Auction: Christie's -Nov 26, 2006 - Hong KongLot number: 49
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ARTURO LUZ (b. The Philippines 1926) Estudiantina (Travelling musician) enamel on canvas 45 5/8 x 32 1/8 in. (116 x 81.5 cm.) The primary preoccupation of Arturo Luz is to explore all variations and possibilities of lines. In the works of Luz, the quality of drawing is the single most important quality in rendering the works with visually novel and challenging compositions of linear forms. "Fernando Zobel once said 'Bright colours cancel each other out.' If you use colours in excess, the effect is drab. The colours kill each other instead of enhancing each other. But just look at a Zobel painting. It's almost nothing but black and white tomes, and suddenly this little strip of brilliant explodes. The painting is beautiful, because colours has been used with restraint and skill." (Cid Reyes, Arturo Luz, Ayala Foundation and the Crucible, Manila, 1999, p. 16). "I cannot paint flowers. They are by nature too decorative and pretty. I like things that are very stark, elemental, simple, like a stone, a shell." (Ibid., p. 26). The renunciation of colours would be another characteristic of the work of Luz which he explained in many occasions, "I admire artists for loving colours. But I couldn't possibly go that way. It is not in my nature to be gaudy. A colourful painting is something I can admire. But is also something I will never do." (Ibid., p.50). Lineal aesthetics, architectural chic and a monochromatic tendency, these words describes the work of Arturo Luz but no one expounds the principle of painting better than the artist himself, "Everything I do I invent. I invent my material, I invent my own anatomy. I am after the gesture of the figure, the bone, the structure, and not the surface." (Ibid., p. 67). Provenance Alfredo J. Luz, Manila. Thence by descent to the present owner. The artist has kindly confirmed the provenance of the present lot. Lot Notes "The constructional tendency easily identifies itself with the immediate post war pioneers of the modern art movement in the Philippines. Vicente Manansala and Arturo Luz fit in this category. Both artists, in their individual idiom, are pushing this direction to a point of refinement where the perceiving sensibility operates in instant oneness with the essence-reducing tectonic activity. Thus, Luz makes a procedural statement such as 'I start with a definite figure in a particular stance. Then I geometricise. But I do not impose geometry on the figure. The ordering springs from the figure. I reduce it to its essenceand I do this almost mathematically.' " (Cid Reyes, Arturo Luz, Ayala Foundation and the Crucible, Manila, 1999, p. 37.). The words of Dr. Rod Paras-Perez and the quotation he used from the artist aptly sums up the essence of the work of Luz. It is strange that for a composition that is approached with such a clinical and mathematical manner could be richly evocative of a poetic elegance that tickles ones imagination. Painted in 1957 Estudiantina is one of the earliest attempts of the artist's foray into the musician subject which he continued to develop over the years, in fact, one which he continues to explore today. Painted after the artist's one year stay in Madrid in 1954, the title of the work referred to a band of young students who the artist chanced in the street of Madrid. In this aspect, the present work is a fine prototype which offers a glimpse at the origin of the celebrated musician series. It is therefore significant to see the 'first musician' in a fuller form then its later version. Eventually the torso of the subject would be completely geometricised to mere triangle and his arms and legs would be unabashedly lineal. Nevertheless, this first prototype contains the quintessential elements of the Luz, which the inter-play of lines and geometric forms creates a balance and harmony that is as elegant as it is poetic.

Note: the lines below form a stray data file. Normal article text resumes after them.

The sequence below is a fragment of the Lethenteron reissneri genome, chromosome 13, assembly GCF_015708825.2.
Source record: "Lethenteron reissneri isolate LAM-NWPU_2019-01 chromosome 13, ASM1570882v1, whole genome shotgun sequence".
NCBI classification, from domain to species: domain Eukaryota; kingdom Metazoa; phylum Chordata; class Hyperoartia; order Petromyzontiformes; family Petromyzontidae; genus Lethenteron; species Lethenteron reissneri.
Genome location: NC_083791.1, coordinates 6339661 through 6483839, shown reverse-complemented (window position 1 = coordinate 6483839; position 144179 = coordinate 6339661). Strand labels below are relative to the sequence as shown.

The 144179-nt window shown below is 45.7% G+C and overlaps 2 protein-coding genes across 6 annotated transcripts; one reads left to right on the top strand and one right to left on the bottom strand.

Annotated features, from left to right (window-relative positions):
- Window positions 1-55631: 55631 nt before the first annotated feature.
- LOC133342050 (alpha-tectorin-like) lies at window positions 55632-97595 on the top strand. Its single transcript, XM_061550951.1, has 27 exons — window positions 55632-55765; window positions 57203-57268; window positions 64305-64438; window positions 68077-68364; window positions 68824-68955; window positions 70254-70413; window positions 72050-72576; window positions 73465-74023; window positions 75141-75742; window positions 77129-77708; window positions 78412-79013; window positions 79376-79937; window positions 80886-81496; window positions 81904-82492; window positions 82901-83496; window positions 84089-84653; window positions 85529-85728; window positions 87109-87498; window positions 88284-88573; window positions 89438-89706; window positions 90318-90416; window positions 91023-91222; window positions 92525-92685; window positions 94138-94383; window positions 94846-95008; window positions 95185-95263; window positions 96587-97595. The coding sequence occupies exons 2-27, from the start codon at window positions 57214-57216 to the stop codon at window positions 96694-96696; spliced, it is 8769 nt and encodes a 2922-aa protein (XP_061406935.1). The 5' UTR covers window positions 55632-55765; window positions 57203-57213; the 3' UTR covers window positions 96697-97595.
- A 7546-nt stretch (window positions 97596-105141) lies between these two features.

Auction: Christie's -Nov 27, 2005 - Hong KongLot number: 30
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ARTURO LUZ (b. The Philippines 1926) Cyclists signed and dated '1960' (lower right) enamel on board 24 2/5 x 39 in. (61 x 97.5 cm.) Pre-Lot Text Received initial art training from Pablo Amorsolo (brother ofFernando Amorsolo). Went to California College of Arts and Craftsin Oakland on a scholarship for his Diploma studies, followed by ashort course in Brooklyn Museum's art school in New York. Furtherstudied at Academie de la Grande Chaumiere in Paris, where he heldhis first solo exhibition at the Raymond Duncan Gallery. ManilaHotel marked his first exhibition in his native country sincereturning from his travels in the United States and Europe.Participated in several international exhibitions including thePhilippine Cultural Exhibition held in New York in 1953, 11th SaoPaolo Biennale in 1971 and the 8th British International PrintBiennale in 1984. Started the renowned Luz Gallery in 1960, Manila,which was responsible for providing platforms for many emergingFilipino artists, as well as showcased important Modern andContemporary Art exhibitions. As Director of the Museum ofPhilippines in Art in the 1970s, the best modern and contemporaryPhilippines art collection was assembled under his leadership. In1978, he was awarded the Order of Chevalier des Arts et Lettres bythe French government and The Philippines National Artist Award forPainting in 1997.